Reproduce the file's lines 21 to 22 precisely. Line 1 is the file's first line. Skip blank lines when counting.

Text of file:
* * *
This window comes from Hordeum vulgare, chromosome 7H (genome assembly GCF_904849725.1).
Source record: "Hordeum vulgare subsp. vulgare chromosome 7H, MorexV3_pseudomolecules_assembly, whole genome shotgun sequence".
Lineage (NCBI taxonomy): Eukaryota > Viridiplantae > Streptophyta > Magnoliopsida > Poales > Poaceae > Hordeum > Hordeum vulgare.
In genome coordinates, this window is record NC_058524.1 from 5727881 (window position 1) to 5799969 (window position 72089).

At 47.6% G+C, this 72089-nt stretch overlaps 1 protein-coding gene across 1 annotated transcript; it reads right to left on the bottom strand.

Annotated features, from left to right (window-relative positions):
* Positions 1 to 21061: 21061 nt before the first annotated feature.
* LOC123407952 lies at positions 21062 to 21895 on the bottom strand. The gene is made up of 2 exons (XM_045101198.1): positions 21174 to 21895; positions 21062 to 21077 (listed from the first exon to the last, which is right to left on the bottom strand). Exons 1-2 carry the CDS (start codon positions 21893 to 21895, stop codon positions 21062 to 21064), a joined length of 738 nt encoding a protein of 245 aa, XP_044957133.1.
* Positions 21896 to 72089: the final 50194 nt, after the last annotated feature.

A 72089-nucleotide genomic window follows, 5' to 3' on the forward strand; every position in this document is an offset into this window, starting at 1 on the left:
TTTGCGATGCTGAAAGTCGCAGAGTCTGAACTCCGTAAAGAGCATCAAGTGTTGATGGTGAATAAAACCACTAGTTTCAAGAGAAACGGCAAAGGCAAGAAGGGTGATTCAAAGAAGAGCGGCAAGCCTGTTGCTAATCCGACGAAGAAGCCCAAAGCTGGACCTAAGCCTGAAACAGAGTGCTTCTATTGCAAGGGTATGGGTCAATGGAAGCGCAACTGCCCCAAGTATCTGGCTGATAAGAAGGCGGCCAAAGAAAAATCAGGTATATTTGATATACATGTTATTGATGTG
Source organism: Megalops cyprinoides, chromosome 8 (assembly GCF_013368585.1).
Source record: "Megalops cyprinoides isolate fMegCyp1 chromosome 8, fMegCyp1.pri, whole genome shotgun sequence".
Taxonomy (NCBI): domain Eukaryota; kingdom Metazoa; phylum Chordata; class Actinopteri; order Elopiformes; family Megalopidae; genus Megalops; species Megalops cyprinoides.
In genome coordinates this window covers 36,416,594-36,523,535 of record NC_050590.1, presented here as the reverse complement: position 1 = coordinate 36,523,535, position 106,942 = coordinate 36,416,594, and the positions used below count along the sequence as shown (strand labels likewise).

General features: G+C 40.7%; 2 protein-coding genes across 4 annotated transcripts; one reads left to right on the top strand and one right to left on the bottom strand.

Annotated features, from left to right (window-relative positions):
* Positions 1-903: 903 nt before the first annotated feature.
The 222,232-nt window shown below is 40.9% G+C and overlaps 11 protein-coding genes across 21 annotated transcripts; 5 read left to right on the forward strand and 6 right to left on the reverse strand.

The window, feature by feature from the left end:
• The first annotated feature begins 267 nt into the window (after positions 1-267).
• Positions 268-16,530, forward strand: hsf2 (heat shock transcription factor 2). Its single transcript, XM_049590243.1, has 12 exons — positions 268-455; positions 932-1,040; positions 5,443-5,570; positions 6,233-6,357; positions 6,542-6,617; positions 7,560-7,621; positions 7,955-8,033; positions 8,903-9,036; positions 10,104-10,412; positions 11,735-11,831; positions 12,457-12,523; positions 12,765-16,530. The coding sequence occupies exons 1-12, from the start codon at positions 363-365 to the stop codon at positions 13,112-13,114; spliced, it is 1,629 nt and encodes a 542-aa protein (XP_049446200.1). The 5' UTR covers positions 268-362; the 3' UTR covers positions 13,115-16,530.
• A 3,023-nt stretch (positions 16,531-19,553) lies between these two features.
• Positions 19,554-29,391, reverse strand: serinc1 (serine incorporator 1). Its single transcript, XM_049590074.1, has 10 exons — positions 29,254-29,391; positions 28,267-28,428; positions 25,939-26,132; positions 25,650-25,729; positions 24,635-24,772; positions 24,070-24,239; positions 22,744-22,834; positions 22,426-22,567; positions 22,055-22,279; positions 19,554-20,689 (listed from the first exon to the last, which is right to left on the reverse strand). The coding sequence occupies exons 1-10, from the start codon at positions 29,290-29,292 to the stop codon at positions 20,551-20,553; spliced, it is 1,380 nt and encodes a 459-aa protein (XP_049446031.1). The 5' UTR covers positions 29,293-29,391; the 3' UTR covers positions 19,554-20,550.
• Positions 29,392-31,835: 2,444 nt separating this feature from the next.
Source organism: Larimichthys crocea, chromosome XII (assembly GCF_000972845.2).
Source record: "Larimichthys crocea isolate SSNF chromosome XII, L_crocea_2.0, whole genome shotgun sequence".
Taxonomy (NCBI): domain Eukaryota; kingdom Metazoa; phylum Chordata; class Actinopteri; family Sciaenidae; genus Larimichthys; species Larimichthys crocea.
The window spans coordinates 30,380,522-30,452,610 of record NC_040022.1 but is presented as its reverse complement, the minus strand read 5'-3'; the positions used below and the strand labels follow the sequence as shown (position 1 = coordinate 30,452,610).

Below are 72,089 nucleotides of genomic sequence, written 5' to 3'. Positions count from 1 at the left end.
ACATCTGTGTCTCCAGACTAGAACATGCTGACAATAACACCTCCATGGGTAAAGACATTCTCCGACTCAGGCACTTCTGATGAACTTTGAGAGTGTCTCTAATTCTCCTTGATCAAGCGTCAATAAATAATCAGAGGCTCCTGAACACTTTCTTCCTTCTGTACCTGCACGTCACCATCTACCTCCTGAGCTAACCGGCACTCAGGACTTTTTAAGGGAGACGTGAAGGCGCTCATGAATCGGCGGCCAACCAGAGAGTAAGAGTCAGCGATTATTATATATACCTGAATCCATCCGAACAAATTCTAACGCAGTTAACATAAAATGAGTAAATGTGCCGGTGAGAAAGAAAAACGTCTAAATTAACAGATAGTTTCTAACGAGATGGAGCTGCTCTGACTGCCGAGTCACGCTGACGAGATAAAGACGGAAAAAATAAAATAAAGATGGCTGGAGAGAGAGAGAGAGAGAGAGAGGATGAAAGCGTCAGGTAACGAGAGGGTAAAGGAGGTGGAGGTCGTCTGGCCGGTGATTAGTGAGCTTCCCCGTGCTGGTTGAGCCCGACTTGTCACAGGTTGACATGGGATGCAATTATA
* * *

• The first annotated feature begins 267 nt into the window (after positions 1-267).
• Positions 268-16,530, forward strand: hsf2 (heat shock transcription factor 2). Its single transcript, XM_049590243.1, has 12 exons — positions 268-455; positions 932-1,040; positions 5,443-5,570; positions 6,233-6,357; positions 6,542-6,617; positions 7,560-7,621; positions 7,955-8,033; positions 8,903-9,036; positions 10,104-10,412; positions 11,735-11,831; positions 12,457-12,523; positions 12,765-16,530. The coding sequence occupies exons 1-12, from the start codon at positions 363-365 to the stop codon at positions 13,112-13,114; spliced, it is 1,629 nt and encodes a 542-aa protein (XP_049446200.1). The 5' UTR covers positions 268-362; the 3' UTR covers positions 13,115-16,530.